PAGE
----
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  1. #1
    Jim B. Robinson's Avatar
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    Default Black Roof Sheating

    I'm currently studying insulation/ventilation of attics and performed some attic inspections for friends. The attached photos are from a 30+ year old 2 story house. The soffit venting is totally blocked with batt insulation and no baffles exist, but has 4 roof vents. Outside air is leaking in through the gable end at the masonry-chimney/vinyl siding junction due to a hack siding job - you can see through to the outside and snow is visible on the insulation. Age of asphalt shingles unknown.

    Re: the roof sheathing: Does this look like mold/mildew? I'm not sure what I would report to the client in this case as I can't be conclusive.

    Thanks, Jim

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  2. #2
    James Kiser's Avatar
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    Default Re: Black Roof Sheating

    I would call it moisture stains and refer it to a specialist.


  3. #3
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    Default Re: Black Roof Sheathing

    Quote Originally Posted by James Kiser View Post
    I would call it moisture stains and refer it to a specialist.

    What kind of "specialist" and why?

    Jerry Peck, Construction / Litigation Consultant
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  4. #4
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    Default Re: Black Roof Sheating

    Unfortunately, a very common scenario... at least around my area. It's mold from a lack of ventilation and/or an excessive amount of moisture.

    They can have a mold specialist come in if they'd like to identify the specific type (not sure why anyone cares) - Ultimately, the plywood will need to be replaced if/when it's weakened from the moisture (of course the best time to do this is when the roof is replaced). And the ventilation needs to be corrected and any sources of excessive moisture eliminated (route fans properly outisde, etc.).

    The worst cases of this I see is where the roof has just been replaced over the top of the damaged plywood. It's hard to explain to a person that they just wasted $8,000.


  5. #5
    James Kiser's Avatar
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    Default Re: Black Roof Sheathing

    Quote Originally Posted by Jerry Peck View Post
    What kind of "specialist" and why?
    If he's not sure what to report and thinks it could be mold than he needs to defer it to mold specialist to confirm or deny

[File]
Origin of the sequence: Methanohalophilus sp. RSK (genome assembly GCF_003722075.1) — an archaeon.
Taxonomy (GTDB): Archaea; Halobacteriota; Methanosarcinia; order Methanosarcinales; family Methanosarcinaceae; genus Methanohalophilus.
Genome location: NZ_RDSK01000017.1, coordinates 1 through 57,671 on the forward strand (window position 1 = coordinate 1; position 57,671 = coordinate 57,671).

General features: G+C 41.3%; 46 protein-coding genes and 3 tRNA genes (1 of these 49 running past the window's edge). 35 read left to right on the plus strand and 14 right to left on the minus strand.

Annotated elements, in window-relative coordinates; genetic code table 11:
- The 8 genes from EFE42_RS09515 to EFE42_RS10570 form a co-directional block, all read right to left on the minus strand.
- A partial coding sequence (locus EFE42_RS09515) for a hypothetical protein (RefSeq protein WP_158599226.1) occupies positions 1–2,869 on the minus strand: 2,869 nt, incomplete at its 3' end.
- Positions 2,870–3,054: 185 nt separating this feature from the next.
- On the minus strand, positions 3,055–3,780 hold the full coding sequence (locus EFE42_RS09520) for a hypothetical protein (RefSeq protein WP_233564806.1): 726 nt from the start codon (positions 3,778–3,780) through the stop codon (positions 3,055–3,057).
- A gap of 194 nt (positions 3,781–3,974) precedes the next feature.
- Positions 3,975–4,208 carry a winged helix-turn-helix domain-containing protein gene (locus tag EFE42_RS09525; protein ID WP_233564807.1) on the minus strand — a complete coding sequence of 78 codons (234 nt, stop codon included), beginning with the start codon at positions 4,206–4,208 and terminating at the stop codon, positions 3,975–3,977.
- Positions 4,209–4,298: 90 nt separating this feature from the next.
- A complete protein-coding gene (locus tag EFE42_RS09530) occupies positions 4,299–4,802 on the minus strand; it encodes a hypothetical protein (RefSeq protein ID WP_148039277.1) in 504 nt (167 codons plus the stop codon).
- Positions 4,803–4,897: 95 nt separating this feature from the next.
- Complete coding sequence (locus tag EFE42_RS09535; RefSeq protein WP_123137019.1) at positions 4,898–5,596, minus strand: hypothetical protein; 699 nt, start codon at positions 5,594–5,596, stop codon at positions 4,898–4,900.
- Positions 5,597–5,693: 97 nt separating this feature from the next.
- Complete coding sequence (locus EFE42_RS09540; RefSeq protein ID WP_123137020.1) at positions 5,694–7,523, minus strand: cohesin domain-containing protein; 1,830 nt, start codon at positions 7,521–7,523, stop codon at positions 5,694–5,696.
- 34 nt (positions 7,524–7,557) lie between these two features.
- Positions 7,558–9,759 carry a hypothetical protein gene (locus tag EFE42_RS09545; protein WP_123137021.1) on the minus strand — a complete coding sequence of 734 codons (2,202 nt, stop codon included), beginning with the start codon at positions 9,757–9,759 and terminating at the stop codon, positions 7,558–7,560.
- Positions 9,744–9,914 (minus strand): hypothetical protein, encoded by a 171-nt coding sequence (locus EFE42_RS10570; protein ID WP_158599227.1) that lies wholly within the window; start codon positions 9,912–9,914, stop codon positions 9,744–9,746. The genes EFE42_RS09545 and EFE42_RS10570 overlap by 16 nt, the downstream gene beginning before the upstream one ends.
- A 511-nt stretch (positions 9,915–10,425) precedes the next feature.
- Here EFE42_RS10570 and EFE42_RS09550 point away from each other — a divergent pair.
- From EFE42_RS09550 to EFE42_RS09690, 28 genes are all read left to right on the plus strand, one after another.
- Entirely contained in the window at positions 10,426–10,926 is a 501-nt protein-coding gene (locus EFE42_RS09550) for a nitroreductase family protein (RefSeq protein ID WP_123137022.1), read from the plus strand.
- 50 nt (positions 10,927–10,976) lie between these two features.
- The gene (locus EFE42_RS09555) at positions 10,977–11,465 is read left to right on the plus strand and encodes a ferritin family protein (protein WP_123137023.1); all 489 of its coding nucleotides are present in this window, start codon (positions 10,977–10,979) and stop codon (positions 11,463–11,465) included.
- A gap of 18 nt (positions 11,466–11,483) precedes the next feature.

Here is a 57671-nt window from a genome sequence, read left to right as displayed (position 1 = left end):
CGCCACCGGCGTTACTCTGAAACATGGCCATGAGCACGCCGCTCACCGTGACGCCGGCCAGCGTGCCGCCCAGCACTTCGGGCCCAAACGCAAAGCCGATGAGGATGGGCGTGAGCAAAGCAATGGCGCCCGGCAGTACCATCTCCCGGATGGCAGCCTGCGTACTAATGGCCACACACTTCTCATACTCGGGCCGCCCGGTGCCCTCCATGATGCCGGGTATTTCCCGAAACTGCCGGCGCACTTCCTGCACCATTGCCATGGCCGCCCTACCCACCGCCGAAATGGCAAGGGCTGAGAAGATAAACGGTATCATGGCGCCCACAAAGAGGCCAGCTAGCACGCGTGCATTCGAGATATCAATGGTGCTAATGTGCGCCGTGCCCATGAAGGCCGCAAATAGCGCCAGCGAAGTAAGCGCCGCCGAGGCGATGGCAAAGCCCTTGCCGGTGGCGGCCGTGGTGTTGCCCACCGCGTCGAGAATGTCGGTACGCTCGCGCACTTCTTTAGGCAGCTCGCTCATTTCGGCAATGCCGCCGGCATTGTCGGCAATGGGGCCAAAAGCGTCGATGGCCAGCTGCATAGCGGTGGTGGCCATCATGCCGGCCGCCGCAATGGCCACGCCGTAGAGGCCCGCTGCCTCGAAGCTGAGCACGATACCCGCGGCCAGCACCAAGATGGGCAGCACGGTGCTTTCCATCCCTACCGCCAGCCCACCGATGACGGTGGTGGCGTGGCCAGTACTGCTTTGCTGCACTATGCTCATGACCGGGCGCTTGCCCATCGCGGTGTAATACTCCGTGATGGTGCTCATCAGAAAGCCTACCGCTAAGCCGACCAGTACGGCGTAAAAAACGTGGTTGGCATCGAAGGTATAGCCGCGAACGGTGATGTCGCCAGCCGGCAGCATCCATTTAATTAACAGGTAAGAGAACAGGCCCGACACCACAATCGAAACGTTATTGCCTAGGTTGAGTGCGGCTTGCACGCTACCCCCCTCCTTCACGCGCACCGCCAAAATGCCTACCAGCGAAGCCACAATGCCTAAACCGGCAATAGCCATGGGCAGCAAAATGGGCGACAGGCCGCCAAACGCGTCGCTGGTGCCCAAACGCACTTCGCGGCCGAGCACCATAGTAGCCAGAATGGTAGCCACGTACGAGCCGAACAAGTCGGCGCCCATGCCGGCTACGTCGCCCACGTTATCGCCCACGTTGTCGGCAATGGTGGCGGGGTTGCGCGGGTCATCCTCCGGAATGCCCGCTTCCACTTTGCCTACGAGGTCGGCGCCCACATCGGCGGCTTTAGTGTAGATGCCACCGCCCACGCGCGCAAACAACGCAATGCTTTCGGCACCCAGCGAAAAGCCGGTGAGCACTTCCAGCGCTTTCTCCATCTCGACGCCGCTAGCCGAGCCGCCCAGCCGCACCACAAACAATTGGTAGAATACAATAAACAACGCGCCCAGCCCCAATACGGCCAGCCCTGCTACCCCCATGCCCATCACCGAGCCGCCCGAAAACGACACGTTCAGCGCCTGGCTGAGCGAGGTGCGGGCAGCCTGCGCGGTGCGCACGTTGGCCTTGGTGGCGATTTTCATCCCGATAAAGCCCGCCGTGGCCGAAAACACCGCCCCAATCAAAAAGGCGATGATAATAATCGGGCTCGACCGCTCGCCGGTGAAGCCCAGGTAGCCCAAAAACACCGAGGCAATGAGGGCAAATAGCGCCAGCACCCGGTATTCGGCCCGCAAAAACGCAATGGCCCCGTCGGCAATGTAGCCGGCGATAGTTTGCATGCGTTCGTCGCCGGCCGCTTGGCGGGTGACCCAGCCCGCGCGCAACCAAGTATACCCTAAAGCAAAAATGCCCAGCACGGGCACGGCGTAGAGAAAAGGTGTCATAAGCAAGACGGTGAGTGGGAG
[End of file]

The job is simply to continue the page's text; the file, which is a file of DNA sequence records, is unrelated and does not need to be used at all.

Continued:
Could also be where moisture freezes on the plywood and turn dark

    Last edited by James Kiser; 02-23-2010 at 05:33 PM.

  6. #6
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    Default Re: Black Roof Sheathing

    Quote Originally Posted by James Kiser View Post
    If he's not sure what to report and thinks it could be mold than he needs to defer it to mold specialist to confirm or deny

    Why?

    See Matt's post above: "They can have a mold specialist come in if they'd like to identify the specific type (not sure why anyone cares)"

    Jerry Peck, Construction / Litigation Consultant
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  7. #7
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    Default Re: Black Roof Sheating

    I would recommend adding a ridge vent.

    Is there an eave overhang? If so, does it have ventilated soffit material? If it does, baffles should be added at the eaves to prevent the insulation from blocking airflow.

    If you correct the moisture with better ventilation, the mold will die off.


  8. #8
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    Default Re: Black Roof Sheating

    I agree with Matt. It's mold. With plywood sheeting it's pretty common for the laminates to start separating due to the high heat and humidity also. Since the attic should be sealed from the rest of the house there shouldn't be much issue with the mold causing air quality problems in the living area, but the roof sheeting should be replaced at the next re-roof.

    In the mean time I'd suggest adding ventilation. 50% ridge and 50% soffit. And, getting all exhaust fans etc vented to the exterior.

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  9. #9
    Jim B. Robinson's Avatar
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    Default Re: Black Roof Sheathing

    Thanks for the replies, appreciated.

    I did mention to the owner that soffit ventilation requires attention - ie. install baffles to create a space between the insulation and roof sheathing to promote proper airflow. The soffit overhang is 16"-18" with perf alum soffit. It is unknown if the the siding installers went over an existing wood soffit.


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